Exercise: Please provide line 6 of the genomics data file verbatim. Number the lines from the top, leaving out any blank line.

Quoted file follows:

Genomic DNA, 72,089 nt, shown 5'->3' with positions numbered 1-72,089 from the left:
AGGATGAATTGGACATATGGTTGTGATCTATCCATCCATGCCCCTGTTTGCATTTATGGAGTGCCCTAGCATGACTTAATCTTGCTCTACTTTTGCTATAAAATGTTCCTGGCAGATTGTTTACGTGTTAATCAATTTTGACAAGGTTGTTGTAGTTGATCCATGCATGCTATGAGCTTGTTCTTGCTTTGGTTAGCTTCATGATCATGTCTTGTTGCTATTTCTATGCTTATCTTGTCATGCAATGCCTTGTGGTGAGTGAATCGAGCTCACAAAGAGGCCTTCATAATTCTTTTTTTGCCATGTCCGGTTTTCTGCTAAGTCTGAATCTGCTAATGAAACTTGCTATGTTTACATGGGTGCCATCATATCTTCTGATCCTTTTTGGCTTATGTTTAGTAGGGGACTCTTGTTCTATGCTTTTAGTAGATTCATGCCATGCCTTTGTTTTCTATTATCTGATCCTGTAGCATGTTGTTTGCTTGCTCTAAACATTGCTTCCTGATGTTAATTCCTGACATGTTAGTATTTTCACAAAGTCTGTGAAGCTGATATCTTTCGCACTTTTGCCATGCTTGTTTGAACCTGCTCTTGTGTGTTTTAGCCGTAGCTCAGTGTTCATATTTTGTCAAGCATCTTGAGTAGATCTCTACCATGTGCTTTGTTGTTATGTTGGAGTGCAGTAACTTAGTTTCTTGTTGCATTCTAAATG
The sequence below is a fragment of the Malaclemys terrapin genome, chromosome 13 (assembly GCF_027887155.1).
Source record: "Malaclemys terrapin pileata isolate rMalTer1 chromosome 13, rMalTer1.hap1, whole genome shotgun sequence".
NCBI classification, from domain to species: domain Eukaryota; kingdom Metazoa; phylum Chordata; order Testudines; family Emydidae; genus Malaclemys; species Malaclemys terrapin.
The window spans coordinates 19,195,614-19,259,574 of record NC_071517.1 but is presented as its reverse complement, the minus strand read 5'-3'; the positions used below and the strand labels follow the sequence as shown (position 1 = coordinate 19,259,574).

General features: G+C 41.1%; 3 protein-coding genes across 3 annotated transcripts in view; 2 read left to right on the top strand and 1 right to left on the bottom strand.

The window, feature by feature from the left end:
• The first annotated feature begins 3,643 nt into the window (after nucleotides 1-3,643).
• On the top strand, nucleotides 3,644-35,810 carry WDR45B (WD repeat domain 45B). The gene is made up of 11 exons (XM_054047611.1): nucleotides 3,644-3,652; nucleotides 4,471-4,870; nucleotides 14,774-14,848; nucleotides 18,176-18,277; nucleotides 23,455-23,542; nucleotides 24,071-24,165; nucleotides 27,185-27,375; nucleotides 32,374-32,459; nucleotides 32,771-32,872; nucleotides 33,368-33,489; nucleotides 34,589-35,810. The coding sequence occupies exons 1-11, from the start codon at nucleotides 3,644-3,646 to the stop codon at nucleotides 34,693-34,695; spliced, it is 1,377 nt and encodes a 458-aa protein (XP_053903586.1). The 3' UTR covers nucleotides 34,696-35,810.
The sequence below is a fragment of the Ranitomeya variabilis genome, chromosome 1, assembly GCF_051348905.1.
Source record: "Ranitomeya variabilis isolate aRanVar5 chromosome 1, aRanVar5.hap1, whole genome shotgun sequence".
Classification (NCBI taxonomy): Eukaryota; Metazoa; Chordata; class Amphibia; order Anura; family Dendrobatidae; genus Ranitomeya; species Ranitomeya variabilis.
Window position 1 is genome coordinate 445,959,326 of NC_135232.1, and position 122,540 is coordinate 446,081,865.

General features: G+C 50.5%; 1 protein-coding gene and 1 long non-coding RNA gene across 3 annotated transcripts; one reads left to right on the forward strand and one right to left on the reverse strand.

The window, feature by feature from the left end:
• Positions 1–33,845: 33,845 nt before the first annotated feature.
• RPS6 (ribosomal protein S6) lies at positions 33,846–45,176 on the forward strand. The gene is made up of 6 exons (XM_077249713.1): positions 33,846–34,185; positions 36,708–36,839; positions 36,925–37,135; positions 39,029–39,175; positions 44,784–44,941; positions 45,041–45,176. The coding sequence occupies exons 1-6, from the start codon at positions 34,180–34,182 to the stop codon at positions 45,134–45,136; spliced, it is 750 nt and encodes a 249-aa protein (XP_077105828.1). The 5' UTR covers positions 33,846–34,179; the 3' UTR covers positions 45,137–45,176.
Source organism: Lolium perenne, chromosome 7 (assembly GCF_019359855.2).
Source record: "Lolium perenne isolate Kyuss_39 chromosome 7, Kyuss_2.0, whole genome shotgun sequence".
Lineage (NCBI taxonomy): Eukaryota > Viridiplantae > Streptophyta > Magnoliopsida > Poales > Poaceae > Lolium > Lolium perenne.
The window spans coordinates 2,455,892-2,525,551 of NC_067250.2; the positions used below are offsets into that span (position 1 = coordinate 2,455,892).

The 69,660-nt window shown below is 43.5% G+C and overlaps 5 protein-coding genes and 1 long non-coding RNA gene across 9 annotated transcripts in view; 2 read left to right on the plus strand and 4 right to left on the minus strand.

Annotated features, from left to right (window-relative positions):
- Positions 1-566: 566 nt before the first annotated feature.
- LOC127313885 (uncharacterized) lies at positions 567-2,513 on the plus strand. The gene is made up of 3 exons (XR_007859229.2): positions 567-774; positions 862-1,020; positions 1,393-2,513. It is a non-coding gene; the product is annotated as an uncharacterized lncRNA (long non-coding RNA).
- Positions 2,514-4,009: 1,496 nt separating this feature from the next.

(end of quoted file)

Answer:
The window spans coordinates 19,195,614-19,259,574 of record NC_071517.1 but is presented as its reverse complement, the minus strand read 5'-3'; the positions used below and the strand labels follow the sequence as shown (position 1 = coordinate 19,259,574).